Bovine paratuberculosis is caused by the infection of young calves with Mycobacterium avium subsp. paratuberculosis, resulting in a chronic granulomatous infection of predominantly the ileum. After an incubation period of 2 to 5 years, the disease becomes progressive in some of the chronically infected, but asymptomatic cows. This results in a protein-losing enteropathy that will ultimately be fatal. A loss of cell-mediated immune responses in symptomatic animals has been described, but no information is available concerning immune reactivity in the intestine. We sought to investigate putative disease status-associated lymphocyte subset distributions and antigen-specific functional characteristics of mononuclear cells isolated from blood, gut-associated lymphoid tissue, and the intestinal walls of 22 cows in different stages of disease and in control animals. The results demonstrated a significant decrease in CD4+ T-cell frequency and a significant increase in TcR1-N12+ γδ T-cell frequency in ileum lamina propria lymphocytes of symptomatic animals compared to the asymptomatic shedders. Immunohistology revealed that there was also an absolute decrease in the number of CD4+ T cells in sections of the lesional ileum. Our findings also indicated that both peripheral and intestinal cell-mediated responses are decreased in symptomatic animals compared to asymptomatic animals. We conclude that the decrease in cell-mediated responses is likely related to a loss of antigen-specific CD4+ T cells, which is most prominent in the lesional ileum from symptomatic animals, thus contributing to the progressive nature of bovine paratuberculosis.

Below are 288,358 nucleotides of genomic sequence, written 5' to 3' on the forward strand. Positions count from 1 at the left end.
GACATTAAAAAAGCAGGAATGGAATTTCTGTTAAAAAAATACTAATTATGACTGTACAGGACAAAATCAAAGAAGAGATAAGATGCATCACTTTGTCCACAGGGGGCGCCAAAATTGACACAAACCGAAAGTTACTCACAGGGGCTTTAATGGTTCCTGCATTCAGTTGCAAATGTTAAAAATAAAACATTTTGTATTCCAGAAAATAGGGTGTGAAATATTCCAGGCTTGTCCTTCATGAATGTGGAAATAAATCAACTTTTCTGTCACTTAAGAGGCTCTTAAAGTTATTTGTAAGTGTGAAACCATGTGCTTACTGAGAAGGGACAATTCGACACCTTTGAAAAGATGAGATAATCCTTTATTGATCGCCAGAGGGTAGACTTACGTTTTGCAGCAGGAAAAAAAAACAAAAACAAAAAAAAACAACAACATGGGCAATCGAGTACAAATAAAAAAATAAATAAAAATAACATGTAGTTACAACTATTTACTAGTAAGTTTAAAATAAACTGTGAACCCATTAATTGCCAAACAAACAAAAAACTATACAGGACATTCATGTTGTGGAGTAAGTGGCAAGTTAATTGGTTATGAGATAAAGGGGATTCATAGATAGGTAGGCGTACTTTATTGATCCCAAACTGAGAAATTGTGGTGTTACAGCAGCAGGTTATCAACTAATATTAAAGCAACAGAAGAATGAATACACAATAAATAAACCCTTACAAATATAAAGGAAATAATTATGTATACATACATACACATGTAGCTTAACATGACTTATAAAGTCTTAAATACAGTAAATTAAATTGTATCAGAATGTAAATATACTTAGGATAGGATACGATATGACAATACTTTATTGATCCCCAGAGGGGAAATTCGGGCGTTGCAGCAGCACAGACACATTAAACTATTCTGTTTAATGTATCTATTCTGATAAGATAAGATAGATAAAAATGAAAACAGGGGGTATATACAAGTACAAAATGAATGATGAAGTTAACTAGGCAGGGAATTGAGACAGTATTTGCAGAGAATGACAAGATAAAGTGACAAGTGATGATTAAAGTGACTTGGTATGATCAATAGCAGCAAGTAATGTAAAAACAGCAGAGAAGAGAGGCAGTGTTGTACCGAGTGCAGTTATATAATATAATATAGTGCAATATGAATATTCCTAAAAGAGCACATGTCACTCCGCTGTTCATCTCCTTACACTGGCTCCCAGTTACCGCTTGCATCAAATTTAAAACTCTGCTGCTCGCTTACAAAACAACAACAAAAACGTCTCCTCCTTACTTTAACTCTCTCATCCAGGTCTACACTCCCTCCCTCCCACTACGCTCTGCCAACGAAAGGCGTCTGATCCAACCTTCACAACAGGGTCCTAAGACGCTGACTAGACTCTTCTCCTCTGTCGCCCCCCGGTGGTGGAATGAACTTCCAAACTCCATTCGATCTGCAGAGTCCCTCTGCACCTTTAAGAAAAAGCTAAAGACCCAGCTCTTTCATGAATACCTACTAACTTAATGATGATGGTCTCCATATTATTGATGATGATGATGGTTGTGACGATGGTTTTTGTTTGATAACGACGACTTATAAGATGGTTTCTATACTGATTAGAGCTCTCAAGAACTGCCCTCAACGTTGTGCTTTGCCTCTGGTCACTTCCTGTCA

We have recently found that matrix metalloproteinases (MMPs) are targets for T-cell and B-cell reactivity in experimental arthritis. In the present article, we investigate whether modulation of MMP-specific T-cell responses could influence the course of adjuvant arthritis (AA). Lewis rats were treated nasally with MMP peptides prior to or after AA induction. Administration of the MMP-10 or the MMP-16 peptide prior to AA induction reduced the arthritic symptoms. In contrast, administration of the MMP-10 peptide after AA induction aggravated the arthritic symptoms. The present study shows the possible usefulness of MMP peptides for immunotherapy. However, a clear understanding of proper timing of peptide administration is crucial for the development of such therapies.